What can I learn?
|Apr 26th, 21:26|
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I am about to set up my antenna farm. For sake of this discussion we will limit it to dipoles, inverted Vs, and loop antennas.
I have a relatively basic understanding of the Smith Chart. I'm not a pro, but I have a fair amount of industrial experience. I have the following capabilities in my shack: SWR (simple: forward and reflected power), SWR built into my rig, Power Meter (old military job), McMillan GDO, and home made standard terminations.
Question 1) If I were to make standards of common impedances using non inductive resistors, and terminate a feed line with a known physical length and a known velocity factor, I should be able to determine by the SWR which impedance matches the impedance of the cable. True or false? I would first dip out the terminations and make sure I knew exactly what the impedance is of the termination.
Question 1A: I should then be able to determine the nominal impedance and velocity factor of an unknown cable of known physical length, True or False?
Question 2: I am planning on making my dipole with a type N connector at the top so I can disconnect it from the dipole, and also to prevent moisture contamination of the coax. If I substitute various known standard impendances, and plot them on the Smith Chart, hung in place 30 feet above the ground, then I compare that data with the data from the dipole, will I be expected to be able to determine the impedance of the feed point of the antenna from the SWR measurement at the rig?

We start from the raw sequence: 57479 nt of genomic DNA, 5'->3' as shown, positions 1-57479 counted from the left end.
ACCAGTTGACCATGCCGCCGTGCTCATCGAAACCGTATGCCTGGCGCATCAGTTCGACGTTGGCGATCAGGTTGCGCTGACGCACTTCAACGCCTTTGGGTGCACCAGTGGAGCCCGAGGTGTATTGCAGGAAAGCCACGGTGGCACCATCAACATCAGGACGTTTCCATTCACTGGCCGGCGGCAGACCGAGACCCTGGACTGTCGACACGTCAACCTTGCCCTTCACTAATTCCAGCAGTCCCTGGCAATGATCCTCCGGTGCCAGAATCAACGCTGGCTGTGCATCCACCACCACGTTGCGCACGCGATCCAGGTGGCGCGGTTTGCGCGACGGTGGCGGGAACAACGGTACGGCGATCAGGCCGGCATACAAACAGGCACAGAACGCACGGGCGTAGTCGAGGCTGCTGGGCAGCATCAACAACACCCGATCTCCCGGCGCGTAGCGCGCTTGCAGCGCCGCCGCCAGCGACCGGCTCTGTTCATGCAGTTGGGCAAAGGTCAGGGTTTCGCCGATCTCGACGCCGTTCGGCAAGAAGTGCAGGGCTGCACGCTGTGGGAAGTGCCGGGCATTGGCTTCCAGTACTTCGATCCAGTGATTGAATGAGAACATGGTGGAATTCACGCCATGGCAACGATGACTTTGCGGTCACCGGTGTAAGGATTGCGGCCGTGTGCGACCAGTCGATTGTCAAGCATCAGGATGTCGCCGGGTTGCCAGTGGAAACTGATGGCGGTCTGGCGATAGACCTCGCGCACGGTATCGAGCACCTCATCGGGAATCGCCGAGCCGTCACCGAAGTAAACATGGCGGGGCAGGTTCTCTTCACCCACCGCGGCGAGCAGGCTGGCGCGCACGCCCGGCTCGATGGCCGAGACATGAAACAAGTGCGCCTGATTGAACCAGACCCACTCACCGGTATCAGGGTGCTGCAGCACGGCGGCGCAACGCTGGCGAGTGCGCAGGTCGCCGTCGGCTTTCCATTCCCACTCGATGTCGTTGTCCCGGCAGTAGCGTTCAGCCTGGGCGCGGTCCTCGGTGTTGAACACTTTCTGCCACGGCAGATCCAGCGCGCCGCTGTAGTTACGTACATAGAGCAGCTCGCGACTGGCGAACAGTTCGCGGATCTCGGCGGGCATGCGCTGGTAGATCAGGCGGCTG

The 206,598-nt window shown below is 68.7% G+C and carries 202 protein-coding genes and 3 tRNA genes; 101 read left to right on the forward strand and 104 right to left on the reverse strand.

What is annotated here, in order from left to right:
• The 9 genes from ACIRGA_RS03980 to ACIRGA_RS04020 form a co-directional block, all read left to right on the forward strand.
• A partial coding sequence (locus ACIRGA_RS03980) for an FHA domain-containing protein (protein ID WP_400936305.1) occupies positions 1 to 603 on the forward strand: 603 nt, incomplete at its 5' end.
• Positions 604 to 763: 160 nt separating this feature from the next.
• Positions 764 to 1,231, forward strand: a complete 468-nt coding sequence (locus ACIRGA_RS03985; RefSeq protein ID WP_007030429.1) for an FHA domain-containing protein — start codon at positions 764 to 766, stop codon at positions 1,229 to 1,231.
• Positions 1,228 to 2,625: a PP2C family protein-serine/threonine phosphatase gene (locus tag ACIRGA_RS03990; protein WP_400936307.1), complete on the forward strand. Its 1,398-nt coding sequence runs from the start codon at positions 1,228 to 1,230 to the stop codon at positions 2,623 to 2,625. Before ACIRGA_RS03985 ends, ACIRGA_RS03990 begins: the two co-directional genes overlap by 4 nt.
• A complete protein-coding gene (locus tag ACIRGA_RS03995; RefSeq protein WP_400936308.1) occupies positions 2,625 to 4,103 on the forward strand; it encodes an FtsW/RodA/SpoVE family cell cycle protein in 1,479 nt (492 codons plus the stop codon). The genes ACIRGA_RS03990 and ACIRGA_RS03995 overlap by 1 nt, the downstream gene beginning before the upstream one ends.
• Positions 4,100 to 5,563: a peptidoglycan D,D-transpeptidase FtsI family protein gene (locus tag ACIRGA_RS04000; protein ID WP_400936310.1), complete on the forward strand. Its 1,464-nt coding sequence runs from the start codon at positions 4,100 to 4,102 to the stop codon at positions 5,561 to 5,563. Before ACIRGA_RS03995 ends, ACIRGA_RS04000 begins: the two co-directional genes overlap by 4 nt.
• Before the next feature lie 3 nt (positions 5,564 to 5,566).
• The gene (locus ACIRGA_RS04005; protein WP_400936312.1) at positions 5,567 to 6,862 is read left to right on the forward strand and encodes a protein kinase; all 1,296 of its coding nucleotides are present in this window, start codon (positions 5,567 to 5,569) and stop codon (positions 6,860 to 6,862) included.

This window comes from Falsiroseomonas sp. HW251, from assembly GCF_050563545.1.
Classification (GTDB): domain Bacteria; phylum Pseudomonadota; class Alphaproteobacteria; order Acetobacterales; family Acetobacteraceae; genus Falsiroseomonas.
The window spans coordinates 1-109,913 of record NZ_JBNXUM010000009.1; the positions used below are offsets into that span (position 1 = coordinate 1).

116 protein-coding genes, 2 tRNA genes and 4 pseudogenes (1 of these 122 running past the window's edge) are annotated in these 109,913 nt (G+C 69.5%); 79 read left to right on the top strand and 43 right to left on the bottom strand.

If I am able to measure this, I am much more interested in winding baluns. Yes, my goal is to continue my study of the Smith Chart, and yes, I am studying on the Extra Class material. I can do all but the math problems, and those just take a bit more time than I have applied. Please give me your comments.
My question is: What can I learn with my current equipment that will be insightful rather than just measuring the SWR to determine if it will burn out the finals or not? Oh, and yes, I do have my own copy of Terman.
|Apr 27th, 15:49|
Joined: Apr 4th 1998, 00:00
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(It's customary to give your callsign and first name. Most of us use our callsign as the ARRL username. You can change your username if you want.)
I think the answers to your questions are mostly yes, except that with just an SWR measurement, you won't be able to calculate the actual complex impedance at your feed point - or anywhere else. SWR does not tell you about phase, so you can't distinguish inductive from capacitive from resistive terminations. It will tell you the frequency where your antenna is resonating, so it will tell you whether to lengthen or shorten it for a desired center frequency.
If you want to do a complete measurement, you'll need a vector antenna analyzer. They're not cheap, and most hams get by without one, I think.
Without an analyzer, you can still do interesting experiments besides finding resonance. You can terminate a line with a short circuit, an open circuit, or any known impedance and get an idea of line loss and nominal impedance.
Many people obsess about getting 1:1 SWR. It's really not necessary, especially for HF frequencies. As long as your SWR is less than 2:1, most transmitters will work fine. If you have an antenna tuner, you can use 3:1 or even more, accepting some extra attenuation.
It sounds like you'd enjoy reading the ARRL Antenna Book! (It's a bit more practical than Terman.)
73 Martin AA6E